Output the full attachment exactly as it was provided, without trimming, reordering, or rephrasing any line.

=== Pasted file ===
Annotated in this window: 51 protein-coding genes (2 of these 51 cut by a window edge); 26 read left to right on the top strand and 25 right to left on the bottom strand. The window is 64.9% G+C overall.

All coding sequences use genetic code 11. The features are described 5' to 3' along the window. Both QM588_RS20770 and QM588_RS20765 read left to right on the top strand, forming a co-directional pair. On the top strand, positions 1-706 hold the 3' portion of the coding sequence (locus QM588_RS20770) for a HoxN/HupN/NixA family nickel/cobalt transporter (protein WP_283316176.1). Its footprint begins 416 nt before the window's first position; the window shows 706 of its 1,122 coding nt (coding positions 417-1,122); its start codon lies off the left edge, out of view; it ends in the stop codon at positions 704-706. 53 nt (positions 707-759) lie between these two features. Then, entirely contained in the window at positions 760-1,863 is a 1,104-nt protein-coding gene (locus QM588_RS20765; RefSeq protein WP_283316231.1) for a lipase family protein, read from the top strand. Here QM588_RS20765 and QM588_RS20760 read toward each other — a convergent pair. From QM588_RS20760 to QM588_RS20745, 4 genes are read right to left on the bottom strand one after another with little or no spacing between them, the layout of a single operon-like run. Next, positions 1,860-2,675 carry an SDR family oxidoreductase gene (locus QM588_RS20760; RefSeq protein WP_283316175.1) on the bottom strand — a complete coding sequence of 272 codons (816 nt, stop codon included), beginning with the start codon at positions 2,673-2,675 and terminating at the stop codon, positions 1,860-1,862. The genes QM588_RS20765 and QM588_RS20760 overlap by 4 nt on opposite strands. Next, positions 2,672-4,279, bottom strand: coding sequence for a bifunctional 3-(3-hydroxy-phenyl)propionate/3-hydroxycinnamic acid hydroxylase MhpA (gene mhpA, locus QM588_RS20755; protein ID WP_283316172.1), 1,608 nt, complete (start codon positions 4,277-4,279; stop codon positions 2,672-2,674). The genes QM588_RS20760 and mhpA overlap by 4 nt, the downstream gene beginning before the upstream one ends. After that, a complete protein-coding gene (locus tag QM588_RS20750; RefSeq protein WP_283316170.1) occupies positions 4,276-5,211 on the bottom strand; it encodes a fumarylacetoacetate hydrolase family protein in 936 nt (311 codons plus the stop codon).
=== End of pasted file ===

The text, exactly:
Annotated in this window: 51 protein-coding genes (2 of these 51 cut by a window edge); 26 read left to right on the top strand and 25 right to left on the bottom strand. The window is 64.9% G+C overall.

All coding sequences use genetic code 11. The features are described 5' to 3' along the window. Both QM588_RS20770 and QM588_RS20765 read left to right on the top strand, forming a co-directional pair. On the top strand, positions 1-706 hold the 3' portion of the coding sequence (locus QM588_RS20770) for a HoxN/HupN/NixA family nickel/cobalt transporter (protein WP_283316176.1). Its footprint begins 416 nt before the window's first position; the window shows 706 of its 1,122 coding nt (coding positions 417-1,122); its start codon lies off the left edge, out of view; it ends in the stop codon at positions 704-706. 53 nt (positions 707-759) lie between these two features. Then, entirely contained in the window at positions 760-1,863 is a 1,104-nt protein-coding gene (locus QM588_RS20765; RefSeq protein WP_283316231.1) for a lipase family protein, read from the top strand. Here QM588_RS20765 and QM588_RS20760 read toward each other — a convergent pair. From QM588_RS20760 to QM588_RS20745, 4 genes are read right to left on the bottom strand one after another with little or no spacing between them, the layout of a single operon-like run. Next, positions 1,860-2,675 carry an SDR family oxidoreductase gene (locus QM588_RS20760; RefSeq protein WP_283316175.1) on the bottom strand — a complete coding sequence of 272 codons (816 nt, stop codon included), beginning with the start codon at positions 2,673-2,675 and terminating at the stop codon, positions 1,860-1,862. The genes QM588_RS20765 and QM588_RS20760 overlap by 4 nt on opposite strands. Next, positions 2,672-4,279, bottom strand: coding sequence for a bifunctional 3-(3-hydroxy-phenyl)propionate/3-hydroxycinnamic acid hydroxylase MhpA (gene mhpA, locus QM588_RS20755; protein ID WP_283316172.1), 1,608 nt, complete (start codon positions 4,277-4,279; stop codon positions 2,672-2,674). The genes QM588_RS20760 and mhpA overlap by 4 nt, the downstream gene beginning before the upstream one ends. After that, a complete protein-coding gene (locus tag QM588_RS20750; RefSeq protein WP_283316170.1) occupies positions 4,276-5,211 on the bottom strand; it encodes a fumarylacetoacetate hydrolase family protein in 936 nt (311 codons plus the stop codon).